Compliance with Children’s Orders
Any orders made by the Federal Circuit and Family Court of Australia (FCFCOA) should be followed unless an agreement is reached with the other parent to vary or amend the Order. It is important that both parties understand what is required by them under the Orders, which includes taking all reasonable steps to ensure the orders are complied with.
In circumstances of non-compliance by the other parent, there are steps that can be taken to ensure the other parent complies with the Order. Under the newly established FCFCOA, parents are able to seek the Court’s assistance with Compliance by way of filing an Enforcement of a Parenting Order Application or a Contravention Application. In more serious circumstances, parties can file an Application for Contempt, however, such an application would need to establish the non-complying parent’s non-compliance is a flagrant challenge to the authority of the Court or a serious disregard of that parent’s obligation under the orders.
If a parent files a contravention application, and the Court finds the non-complying parent has contravened the Order they may be able to contend that they had a reasonable excuse for the non-compliance. There are many circumstances that may establish a reasonable excuse, including — if a party did not understand the obligations created by the Order, or if such non-compliance was reasonably necessary to protect the health or safety of the parent and or child.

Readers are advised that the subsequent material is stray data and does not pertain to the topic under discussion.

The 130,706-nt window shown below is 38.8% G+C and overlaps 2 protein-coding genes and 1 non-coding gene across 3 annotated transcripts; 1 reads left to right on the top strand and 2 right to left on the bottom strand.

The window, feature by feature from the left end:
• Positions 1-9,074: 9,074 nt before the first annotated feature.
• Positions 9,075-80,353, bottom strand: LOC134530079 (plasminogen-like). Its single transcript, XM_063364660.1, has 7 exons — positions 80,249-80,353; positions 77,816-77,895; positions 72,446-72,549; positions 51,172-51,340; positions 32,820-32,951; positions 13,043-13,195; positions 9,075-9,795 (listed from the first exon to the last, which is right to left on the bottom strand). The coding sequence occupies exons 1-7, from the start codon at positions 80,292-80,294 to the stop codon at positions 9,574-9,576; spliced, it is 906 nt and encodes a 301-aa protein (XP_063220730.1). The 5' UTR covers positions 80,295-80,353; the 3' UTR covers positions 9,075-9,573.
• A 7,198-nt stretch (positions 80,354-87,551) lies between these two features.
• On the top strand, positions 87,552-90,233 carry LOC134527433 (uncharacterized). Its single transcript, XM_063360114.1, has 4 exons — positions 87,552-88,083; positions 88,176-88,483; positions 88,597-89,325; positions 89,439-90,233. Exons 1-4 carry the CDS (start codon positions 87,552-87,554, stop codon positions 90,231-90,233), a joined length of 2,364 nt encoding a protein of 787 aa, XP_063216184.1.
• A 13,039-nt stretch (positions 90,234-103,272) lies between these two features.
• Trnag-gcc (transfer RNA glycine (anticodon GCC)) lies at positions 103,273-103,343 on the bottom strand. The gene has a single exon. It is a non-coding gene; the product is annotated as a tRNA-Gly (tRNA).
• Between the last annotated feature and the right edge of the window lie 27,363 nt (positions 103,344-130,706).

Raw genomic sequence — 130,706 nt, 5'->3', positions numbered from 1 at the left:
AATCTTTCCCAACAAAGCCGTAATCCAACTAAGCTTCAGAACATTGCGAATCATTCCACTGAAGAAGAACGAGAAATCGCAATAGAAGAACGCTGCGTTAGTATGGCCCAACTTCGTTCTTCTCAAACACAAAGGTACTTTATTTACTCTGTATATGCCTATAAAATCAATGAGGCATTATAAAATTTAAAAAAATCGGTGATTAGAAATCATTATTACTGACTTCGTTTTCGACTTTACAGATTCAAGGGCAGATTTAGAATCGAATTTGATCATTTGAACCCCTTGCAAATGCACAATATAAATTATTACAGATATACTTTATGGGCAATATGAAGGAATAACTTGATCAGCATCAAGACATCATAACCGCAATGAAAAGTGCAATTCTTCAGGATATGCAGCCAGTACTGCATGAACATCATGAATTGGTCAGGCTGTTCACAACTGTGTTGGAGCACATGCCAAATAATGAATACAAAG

The newly established FCFCOA has set up a National Contravention List, which intends on listing all contravention applications within 14 days of filing, in an effort to promptly address any allegations of non-compliance. One of the Court’s primary purposes is to ensure compliance with a court order, however, parties should bear in mind the Court’s overarching purpose will apply to all proceedings to ensure the just resolutions of disputes according to law and as quickly, inexpensively and efficiently as possible.
It is essential to seek legal advice if the other parent is not complying with a parenting order. Contravention applications are complex, and the court can impose significant penalties on a non-compliant parent. Further, if an application has been filed without merit, it is in breach of the rules or is frivolous, then a party (or their lawyer) may face an order to meet the other parties legal costs.